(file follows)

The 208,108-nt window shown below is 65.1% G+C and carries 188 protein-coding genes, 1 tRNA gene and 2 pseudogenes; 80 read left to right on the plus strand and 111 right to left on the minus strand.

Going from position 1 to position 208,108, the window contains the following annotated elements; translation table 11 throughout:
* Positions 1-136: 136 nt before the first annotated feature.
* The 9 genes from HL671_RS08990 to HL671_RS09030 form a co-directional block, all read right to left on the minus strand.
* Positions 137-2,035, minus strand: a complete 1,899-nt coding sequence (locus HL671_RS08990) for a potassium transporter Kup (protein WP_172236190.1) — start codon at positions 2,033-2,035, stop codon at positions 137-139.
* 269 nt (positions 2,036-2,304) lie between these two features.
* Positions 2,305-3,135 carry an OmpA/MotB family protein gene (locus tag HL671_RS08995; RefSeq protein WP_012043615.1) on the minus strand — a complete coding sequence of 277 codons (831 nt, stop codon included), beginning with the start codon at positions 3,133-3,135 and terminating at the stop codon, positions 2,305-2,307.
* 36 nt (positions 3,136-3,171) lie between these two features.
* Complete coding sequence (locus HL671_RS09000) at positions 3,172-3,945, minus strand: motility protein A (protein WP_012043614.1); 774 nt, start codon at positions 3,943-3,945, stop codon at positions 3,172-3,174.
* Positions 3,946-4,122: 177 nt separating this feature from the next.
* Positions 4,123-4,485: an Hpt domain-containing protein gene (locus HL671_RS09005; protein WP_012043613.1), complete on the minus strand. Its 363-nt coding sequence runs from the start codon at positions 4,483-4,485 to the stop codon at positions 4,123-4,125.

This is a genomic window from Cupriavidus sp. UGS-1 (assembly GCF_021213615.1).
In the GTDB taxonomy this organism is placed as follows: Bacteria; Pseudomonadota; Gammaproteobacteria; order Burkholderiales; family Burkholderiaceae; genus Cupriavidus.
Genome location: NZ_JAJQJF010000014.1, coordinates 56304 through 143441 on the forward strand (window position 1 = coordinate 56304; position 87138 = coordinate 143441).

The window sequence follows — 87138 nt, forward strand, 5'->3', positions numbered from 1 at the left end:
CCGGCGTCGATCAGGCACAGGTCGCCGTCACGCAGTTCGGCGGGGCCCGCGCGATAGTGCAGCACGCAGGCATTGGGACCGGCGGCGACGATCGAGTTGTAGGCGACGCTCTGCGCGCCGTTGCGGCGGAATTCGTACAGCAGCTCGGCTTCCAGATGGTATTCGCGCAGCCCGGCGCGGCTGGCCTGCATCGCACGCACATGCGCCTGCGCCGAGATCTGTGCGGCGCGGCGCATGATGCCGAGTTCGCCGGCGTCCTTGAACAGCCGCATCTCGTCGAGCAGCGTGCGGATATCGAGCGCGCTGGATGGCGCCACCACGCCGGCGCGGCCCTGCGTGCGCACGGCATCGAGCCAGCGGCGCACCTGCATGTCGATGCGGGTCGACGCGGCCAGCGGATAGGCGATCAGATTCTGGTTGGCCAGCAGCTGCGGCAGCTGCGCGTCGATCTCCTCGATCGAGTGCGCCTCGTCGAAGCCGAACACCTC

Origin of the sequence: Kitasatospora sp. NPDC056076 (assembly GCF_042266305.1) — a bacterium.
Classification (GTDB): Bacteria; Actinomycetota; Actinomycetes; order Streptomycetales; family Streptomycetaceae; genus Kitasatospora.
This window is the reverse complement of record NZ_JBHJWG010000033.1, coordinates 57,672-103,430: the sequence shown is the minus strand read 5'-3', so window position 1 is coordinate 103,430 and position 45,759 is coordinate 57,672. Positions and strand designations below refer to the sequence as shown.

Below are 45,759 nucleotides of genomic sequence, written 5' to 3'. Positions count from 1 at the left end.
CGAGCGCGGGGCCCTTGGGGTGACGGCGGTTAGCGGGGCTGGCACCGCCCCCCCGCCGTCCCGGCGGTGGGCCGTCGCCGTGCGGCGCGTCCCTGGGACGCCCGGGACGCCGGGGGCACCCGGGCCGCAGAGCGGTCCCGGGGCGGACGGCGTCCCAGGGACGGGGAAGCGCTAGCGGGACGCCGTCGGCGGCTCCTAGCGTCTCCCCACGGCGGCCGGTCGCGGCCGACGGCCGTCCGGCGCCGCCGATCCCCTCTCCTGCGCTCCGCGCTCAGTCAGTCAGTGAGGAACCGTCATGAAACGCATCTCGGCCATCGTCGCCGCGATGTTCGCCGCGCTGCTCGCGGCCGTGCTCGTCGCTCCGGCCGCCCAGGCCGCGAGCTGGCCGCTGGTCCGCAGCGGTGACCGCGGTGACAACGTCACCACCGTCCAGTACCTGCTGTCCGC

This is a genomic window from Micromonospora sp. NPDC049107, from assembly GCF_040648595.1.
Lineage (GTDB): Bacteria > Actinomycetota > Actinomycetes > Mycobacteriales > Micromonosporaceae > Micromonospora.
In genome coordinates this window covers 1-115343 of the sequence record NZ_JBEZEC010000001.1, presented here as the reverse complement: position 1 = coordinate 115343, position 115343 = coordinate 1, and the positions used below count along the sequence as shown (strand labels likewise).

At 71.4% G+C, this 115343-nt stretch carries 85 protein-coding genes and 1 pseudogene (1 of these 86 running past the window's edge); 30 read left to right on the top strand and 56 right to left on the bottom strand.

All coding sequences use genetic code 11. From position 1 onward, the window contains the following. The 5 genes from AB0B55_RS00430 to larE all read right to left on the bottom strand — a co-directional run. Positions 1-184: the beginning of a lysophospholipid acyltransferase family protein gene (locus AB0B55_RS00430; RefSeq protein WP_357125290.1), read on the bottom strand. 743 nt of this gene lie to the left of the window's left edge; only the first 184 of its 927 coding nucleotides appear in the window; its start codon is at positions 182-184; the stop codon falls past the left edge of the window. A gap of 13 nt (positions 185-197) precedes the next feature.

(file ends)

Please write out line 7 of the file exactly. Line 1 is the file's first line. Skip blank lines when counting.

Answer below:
* Positions 2,305-3,135 carry an OmpA/MotB family protein gene (locus tag HL671_RS08995; RefSeq protein WP_012043615.1) on the minus strand — a complete coding sequence of 277 codons (831 nt, stop codon included), beginning with the start codon at positions 3,133-3,135 and terminating at the stop codon, positions 2,305-2,307.